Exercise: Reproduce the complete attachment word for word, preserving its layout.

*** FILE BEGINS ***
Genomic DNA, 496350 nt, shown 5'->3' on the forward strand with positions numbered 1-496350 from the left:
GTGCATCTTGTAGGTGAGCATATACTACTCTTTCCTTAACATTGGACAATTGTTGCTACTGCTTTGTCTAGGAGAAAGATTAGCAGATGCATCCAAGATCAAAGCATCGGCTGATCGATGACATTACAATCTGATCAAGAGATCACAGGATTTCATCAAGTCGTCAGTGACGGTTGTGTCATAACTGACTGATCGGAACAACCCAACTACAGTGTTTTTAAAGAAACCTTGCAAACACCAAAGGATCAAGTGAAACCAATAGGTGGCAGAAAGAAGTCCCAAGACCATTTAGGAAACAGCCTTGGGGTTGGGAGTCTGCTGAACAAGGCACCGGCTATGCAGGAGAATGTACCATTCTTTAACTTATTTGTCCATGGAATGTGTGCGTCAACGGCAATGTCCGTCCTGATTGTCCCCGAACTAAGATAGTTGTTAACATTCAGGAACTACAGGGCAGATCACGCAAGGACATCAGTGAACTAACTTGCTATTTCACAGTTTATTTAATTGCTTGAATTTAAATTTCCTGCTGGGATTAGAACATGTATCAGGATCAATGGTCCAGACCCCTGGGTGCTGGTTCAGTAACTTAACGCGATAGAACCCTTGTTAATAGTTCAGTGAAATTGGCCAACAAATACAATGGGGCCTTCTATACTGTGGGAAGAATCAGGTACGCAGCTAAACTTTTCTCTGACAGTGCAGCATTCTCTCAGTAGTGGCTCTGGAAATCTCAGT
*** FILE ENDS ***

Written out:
Genomic DNA, 496350 nt, shown 5'->3' on the forward strand with positions numbered 1-496350 from the left:
GTGCATCTTGTAGGTGAGCATATACTACTCTTTCCTTAACATTGGACAATTGTTGCTACTGCTTTGTCTAGGAGAAAGATTAGCAGATGCATCCAAGATCAAAGCATCGGCTGATCGATGACATTACAATCTGATCAAGAGATCACAGGATTTCATCAAGTCGTCAGTGACGGTTGTGTCATAACTGACTGATCGGAACAACCCAACTACAGTGTTTTTAAAGAAACCTTGCAAACACCAAAGGATCAAGTGAAACCAATAGGTGGCAGAAAGAAGTCCCAAGACCATTTAGGAAACAGCCTTGGGGTTGGGAGTCTGCTGAACAAGGCACCGGCTATGCAGGAGAATGTACCATTCTTTAACTTATTTGTCCATGGAATGTGTGCGTCAACGGCAATGTCCGTCCTGATTGTCCCCGAACTAAGATAGTTGTTAACATTCAGGAACTACAGGGCAGATCACGCAAGGACATCAGTGAACTAACTTGCTATTTCACAGTTTATTTAATTGCTTGAATTTAAATTTCCTGCTGGGATTAGAACATGTATCAGGATCAATGGTCCAGACCCCTGGGTGCTGGTTCAGTAACTTAACGCGATAGAACCCTTGTTAATAGTTCAGTGAAATTGGCCAACAAATACAATGGGGCCTTCTATACTGTGGGAAGAATCAGGTACGCAGCTAAACTTTTCTCTGACAGTGCAGCATTCTCTCAGTAGTGGCTCTGGAAATCTCAGT